After Dallas we went to Livingston, Texas and camped for two days at the headquarters of the Escapees, an RV organization we belong to. The headquarters include an office, a members campground, and an ownership park where people own their own sites. Most of these had park models on them as well as a few real homes.The Escapees also have an Adult Day Care program which intrigues me from my previous life. Recuperating RV'rs including those suffering from Alzheimer can come to the Care program during the day and live in their RV's on a lot with a shed until they no longer need the service. In the case of Alzheimer sufferers their is usually a non stricken spouse. We didn't stay for the official tour as it was raining and we wished to be on our way. The tour also included the mail room which provides a forwarding service for some of the 30,000 Escapee members who have no other address and whose home is "where they park it" around the country.
After Livingston we stopped in Houston at the Space Center RV Park. We unhooked the trailer and drove another half hour to Galveston.
We walked on the sea wall and drove around town. The next day we decided the Galveston sea wall was to far away so we visited and walked at the Kemah Boardwalk, a Gulf Coast tourist attraction with stores and restaurants fishing piers and swimming beaches.
We even got to sit in the sun by the pool in the campground for a few hours in the afternoon. The next day we visited and toured the Houston Space Center and Museum. The museum was interesting with many displays and interactive exhibits from the space program. The tour was interesting but not as good as the one we had at Cape Canaveral several years ago. This might have had something to do with 9/11 as a many parts of the Center are off limits to the tour.
From Houston we went to San Antonio. Behind the campground was a great river walk. I think it was 11 miles to the center of town but we never completed it, although several days later we walked on the part that was in downtown San Antonio.
The next day we took public transportation and went downtown. First we took the sight seeing "on off" trolley ride. We always argue about these. Debby doesn't like them and I am ambivalent as I often find them boring. The trolley's do; however, provide an overview and expose the visitor to attractions they might otherwise not visit. When the trolley ride was over we went to the Mission San Antonio de Valero better known as the Alamo and were lucky enough to hear a docent talking about the history of the Alamo and the Texas War of Independence. After that we went to the local Imax theatre and saw a movie version of the Siege. The Imax version didn't have any famous actors and it presented information I hadn't known before especially information about Tejano's. Tejano's are Texans of Mexican and Native American extraction. According to the film some of these even had family members who served in the Mexican Army under Santa Anna. From the movie we went to the riverwalk for our daily jaunt and " bobbed and weaved" through the crowds that stroll past and/or frequent the many shops and restaurants that line the walk. When we completed our walk we went to the the University of Texas Institute of Texas Cultures.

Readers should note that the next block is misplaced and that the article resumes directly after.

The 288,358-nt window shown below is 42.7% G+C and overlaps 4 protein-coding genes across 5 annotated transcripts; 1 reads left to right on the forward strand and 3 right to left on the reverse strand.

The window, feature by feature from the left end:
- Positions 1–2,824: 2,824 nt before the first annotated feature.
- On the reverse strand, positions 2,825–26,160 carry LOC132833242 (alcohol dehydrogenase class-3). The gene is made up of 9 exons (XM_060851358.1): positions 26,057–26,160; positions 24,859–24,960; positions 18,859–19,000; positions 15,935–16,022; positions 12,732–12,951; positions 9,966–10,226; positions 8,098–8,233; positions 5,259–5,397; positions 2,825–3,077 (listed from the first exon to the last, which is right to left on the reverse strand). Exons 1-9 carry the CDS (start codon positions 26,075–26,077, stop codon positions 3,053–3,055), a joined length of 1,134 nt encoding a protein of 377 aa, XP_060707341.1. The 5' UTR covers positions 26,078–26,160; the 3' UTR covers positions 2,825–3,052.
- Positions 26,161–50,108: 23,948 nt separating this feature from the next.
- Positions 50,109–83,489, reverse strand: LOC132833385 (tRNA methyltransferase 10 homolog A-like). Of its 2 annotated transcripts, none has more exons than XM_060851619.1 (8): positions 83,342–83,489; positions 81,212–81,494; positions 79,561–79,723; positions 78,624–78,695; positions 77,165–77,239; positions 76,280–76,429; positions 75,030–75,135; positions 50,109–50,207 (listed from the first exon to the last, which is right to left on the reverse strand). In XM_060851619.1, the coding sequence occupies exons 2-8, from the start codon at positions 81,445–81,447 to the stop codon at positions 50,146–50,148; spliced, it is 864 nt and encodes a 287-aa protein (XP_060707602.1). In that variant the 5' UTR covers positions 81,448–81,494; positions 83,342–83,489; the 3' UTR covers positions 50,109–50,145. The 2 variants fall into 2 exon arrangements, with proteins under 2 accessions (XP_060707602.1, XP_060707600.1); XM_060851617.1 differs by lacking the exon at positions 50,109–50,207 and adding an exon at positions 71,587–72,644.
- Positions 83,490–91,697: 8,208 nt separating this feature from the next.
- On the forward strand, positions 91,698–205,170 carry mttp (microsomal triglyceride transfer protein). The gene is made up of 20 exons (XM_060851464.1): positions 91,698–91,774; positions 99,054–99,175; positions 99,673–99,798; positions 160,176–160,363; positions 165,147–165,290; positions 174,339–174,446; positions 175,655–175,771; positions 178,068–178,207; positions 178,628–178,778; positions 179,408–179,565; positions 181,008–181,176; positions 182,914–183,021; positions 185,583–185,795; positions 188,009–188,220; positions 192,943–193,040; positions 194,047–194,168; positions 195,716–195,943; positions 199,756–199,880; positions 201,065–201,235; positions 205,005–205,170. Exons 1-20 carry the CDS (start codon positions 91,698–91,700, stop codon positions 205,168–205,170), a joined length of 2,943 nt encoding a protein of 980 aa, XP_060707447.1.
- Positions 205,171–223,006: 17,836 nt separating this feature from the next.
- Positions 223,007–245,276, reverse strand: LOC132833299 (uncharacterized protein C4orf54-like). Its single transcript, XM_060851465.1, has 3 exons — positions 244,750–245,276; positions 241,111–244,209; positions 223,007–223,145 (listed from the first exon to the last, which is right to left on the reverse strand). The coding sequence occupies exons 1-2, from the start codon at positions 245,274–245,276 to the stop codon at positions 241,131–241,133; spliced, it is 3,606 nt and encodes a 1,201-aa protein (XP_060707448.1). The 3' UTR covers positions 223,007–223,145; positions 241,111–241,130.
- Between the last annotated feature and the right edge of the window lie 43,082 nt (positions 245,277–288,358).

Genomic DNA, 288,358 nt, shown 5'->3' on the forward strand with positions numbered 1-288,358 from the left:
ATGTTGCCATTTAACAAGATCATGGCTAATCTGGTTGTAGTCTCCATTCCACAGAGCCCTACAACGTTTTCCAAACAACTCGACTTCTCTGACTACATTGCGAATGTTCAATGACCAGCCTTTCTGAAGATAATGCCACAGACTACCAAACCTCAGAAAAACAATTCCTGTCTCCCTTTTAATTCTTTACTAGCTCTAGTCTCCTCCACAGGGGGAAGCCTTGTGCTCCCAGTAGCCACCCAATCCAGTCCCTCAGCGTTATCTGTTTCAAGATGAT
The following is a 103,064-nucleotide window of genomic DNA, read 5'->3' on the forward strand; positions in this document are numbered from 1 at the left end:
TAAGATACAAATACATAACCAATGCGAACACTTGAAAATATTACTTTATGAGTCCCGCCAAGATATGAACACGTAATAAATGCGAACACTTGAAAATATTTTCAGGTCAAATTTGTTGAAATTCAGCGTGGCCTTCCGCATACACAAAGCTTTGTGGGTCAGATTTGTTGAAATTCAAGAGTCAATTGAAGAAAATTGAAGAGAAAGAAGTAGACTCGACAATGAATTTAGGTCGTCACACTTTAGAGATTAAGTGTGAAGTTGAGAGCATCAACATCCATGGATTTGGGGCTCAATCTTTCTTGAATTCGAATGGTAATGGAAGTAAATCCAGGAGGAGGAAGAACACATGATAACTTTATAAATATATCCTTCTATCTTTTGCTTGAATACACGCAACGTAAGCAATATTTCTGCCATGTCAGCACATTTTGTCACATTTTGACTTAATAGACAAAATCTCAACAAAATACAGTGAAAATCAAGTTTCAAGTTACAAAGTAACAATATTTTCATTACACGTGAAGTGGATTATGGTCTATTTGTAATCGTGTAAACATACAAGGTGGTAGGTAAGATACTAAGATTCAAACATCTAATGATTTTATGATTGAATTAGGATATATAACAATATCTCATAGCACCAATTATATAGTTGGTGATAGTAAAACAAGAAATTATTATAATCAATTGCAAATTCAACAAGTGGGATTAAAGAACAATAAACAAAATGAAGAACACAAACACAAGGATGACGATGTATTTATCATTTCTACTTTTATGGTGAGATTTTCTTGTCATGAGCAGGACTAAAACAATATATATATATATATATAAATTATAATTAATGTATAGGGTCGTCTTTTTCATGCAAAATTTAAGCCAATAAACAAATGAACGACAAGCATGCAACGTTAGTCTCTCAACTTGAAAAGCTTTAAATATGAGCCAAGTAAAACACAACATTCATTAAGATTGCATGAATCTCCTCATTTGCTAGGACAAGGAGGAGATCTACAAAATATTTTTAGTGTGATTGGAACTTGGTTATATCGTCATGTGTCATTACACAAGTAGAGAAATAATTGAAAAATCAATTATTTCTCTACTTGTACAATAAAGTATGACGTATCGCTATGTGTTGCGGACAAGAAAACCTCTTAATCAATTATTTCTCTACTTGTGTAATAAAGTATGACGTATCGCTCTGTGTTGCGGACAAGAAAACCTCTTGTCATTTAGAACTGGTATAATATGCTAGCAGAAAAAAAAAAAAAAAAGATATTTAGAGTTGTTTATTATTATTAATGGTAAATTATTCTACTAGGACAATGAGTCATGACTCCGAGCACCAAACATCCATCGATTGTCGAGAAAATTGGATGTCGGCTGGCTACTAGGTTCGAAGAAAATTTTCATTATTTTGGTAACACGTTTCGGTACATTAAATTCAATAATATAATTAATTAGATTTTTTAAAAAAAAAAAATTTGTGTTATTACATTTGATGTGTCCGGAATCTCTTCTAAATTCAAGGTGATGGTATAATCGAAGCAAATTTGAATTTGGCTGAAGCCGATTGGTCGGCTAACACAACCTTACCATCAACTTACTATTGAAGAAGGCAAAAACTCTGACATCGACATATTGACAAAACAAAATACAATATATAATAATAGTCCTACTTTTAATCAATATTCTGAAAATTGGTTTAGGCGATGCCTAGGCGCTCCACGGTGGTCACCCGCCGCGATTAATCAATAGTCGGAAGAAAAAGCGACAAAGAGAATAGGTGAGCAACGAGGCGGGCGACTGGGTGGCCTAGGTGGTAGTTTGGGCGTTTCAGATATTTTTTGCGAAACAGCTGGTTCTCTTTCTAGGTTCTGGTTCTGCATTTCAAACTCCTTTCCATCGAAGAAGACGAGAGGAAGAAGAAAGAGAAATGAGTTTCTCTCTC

As the name implies the institute features stories and histories
of Texas's many immigrant cultures. The building and exhibits are in the round.
Displays of selected family histories including pictures, sacred and cultural
items along with models and mockups of some of the homes of the 26 cultures
that settled in Texas. Outside are some historical farm houses and family homes
from the pioneer era.
The exhibits depicting the 26 cultures were equally interesting but we experienced a sense of identity with the Jewish Culture.
The Jewish section contained the same information. There was a
picture of two armed Jewish cowboys, a Torah scroll and Shofar, a dolls house
and videos. The videos depicted modern times including a Bat Mitzvah. Also included
were comments concerning the difficulty of obtaining Kosher food. Galveston,
TX was an important port of entry and many Jews remained there. Rabbi Cohen
of Galveston was well known and helpful to more then the Jewish community. His
wife recalled that he had assisted William Sidney Porter who was falsely accused
of a crime and was in prison. She later discovered that William Sidney Porter
was better known as O' Henry the famous writer.
A slide show of Texas scenes and faces of all age groups was shown on several sides of the rotunda wall. Different pictures are simultaneously shown. The show requires constant turning. There are no chairs but the length of the show is not long enough to cause a stiff neck. The slide show and displays were originally created for the Texas Centennial and is being maintained by the University of Texas.
The next day we drove about 70 miles north for a day trip to the Texas capitol of Austin and visited the Lyndon Baines Johnson Library and Museum at the University of Texas.There is also a Johnson museum at the Johnson Ranch but that was further away in the Texas Hill Country. The museum tells the personal and political history of this 20th Century giant. It's amazing how much he accomplished during his political career. Maybe history will lift the cloud over his legacy caused by questions concerning his possible involvement in the Kennedy assasination and his ill fated incursion in Viet Nam. The Johnson presidential papers are housed here as are memorabilia from his life and administration. A mock up of the Oval Office and "Lady Byrds" Austin Office are on the second floor. "Lady Byrd" was quite active in Texas environmental causes and was instrumental in the creation of the Austin River Walk where we joined the joggers for our daily walk.